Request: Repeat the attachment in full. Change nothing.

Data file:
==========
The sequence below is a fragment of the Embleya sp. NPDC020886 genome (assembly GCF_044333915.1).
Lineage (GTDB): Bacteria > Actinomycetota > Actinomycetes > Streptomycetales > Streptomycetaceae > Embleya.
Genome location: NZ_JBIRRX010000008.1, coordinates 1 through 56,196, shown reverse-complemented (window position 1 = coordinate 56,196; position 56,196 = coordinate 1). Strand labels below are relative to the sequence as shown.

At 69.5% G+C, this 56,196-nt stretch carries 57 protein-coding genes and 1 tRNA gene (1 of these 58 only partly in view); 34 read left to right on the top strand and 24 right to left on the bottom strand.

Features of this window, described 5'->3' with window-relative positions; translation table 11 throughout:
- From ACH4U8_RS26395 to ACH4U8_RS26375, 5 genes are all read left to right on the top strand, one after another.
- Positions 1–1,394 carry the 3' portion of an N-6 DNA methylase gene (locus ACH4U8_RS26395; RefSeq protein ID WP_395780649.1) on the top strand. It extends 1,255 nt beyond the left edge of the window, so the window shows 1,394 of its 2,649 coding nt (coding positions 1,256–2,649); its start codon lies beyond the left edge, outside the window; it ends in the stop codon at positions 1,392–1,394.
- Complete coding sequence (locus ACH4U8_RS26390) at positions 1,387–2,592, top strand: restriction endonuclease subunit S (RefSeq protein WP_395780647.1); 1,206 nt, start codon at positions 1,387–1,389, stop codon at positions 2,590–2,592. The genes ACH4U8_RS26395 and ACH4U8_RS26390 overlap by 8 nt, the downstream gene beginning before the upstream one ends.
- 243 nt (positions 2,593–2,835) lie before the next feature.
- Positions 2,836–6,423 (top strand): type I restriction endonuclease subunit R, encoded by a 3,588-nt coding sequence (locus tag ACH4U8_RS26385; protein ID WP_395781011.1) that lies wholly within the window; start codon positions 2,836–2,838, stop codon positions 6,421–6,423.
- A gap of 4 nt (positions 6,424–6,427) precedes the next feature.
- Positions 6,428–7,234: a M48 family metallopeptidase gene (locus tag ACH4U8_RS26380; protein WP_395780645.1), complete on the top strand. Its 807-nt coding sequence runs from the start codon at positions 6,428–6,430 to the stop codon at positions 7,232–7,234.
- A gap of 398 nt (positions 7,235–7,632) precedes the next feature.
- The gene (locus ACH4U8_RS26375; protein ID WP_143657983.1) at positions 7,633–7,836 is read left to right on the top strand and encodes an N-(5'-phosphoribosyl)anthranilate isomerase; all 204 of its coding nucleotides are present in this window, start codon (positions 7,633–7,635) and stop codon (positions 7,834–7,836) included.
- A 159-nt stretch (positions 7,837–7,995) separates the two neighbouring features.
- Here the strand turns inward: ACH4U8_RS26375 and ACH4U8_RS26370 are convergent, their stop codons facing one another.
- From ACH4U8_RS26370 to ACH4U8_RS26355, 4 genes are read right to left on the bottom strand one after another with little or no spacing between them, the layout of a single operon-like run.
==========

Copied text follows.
The sequence below is a fragment of the Embleya sp. NPDC020886 genome (assembly GCF_044333915.1).
Lineage (GTDB): Bacteria > Actinomycetota > Actinomycetes > Streptomycetales > Streptomycetaceae > Embleya.
Genome location: NZ_JBIRRX010000008.1, coordinates 1 through 56,196, shown reverse-complemented (window position 1 = coordinate 56,196; position 56,196 = coordinate 1). Strand labels below are relative to the sequence as shown.

At 69.5% G+C, this 56,196-nt stretch carries 57 protein-coding genes and 1 tRNA gene (1 of these 58 only partly in view); 34 read left to right on the top strand and 24 right to left on the bottom strand.

Features of this window, described 5'->3' with window-relative positions; translation table 11 throughout:
- From ACH4U8_RS26395 to ACH4U8_RS26375, 5 genes are all read left to right on the top strand, one after another.
- Positions 1–1,394 carry the 3' portion of an N-6 DNA methylase gene (locus ACH4U8_RS26395; RefSeq protein ID WP_395780649.1) on the top strand. It extends 1,255 nt beyond the left edge of the window, so the window shows 1,394 of its 2,649 coding nt (coding positions 1,256–2,649); its start codon lies beyond the left edge, outside the window; it ends in the stop codon at positions 1,392–1,394.
- Complete coding sequence (locus ACH4U8_RS26390) at positions 1,387–2,592, top strand: restriction endonuclease subunit S (RefSeq protein WP_395780647.1); 1,206 nt, start codon at positions 1,387–1,389, stop codon at positions 2,590–2,592. The genes ACH4U8_RS26395 and ACH4U8_RS26390 overlap by 8 nt, the downstream gene beginning before the upstream one ends.
- 243 nt (positions 2,593–2,835) lie before the next feature.
- Positions 2,836–6,423 (top strand): type I restriction endonuclease subunit R, encoded by a 3,588-nt coding sequence (locus tag ACH4U8_RS26385; protein ID WP_395781011.1) that lies wholly within the window; start codon positions 2,836–2,838, stop codon positions 6,421–6,423.
- A gap of 4 nt (positions 6,424–6,427) precedes the next feature.
- Positions 6,428–7,234: a M48 family metallopeptidase gene (locus tag ACH4U8_RS26380; protein WP_395780645.1), complete on the top strand. Its 807-nt coding sequence runs from the start codon at positions 6,428–6,430 to the stop codon at positions 7,232–7,234.
- A gap of 398 nt (positions 7,235–7,632) precedes the next feature.
- The gene (locus ACH4U8_RS26375; protein ID WP_143657983.1) at positions 7,633–7,836 is read left to right on the top strand and encodes an N-(5'-phosphoribosyl)anthranilate isomerase; all 204 of its coding nucleotides are present in this window, start codon (positions 7,633–7,635) and stop codon (positions 7,834–7,836) included.
- A 159-nt stretch (positions 7,837–7,995) separates the two neighbouring features.
- Here the strand turns inward: ACH4U8_RS26375 and ACH4U8_RS26370 are convergent, their stop codons facing one another.
- From ACH4U8_RS26370 to ACH4U8_RS26355, 4 genes are read right to left on the bottom strand one after another with little or no spacing between them, the layout of a single operon-like run.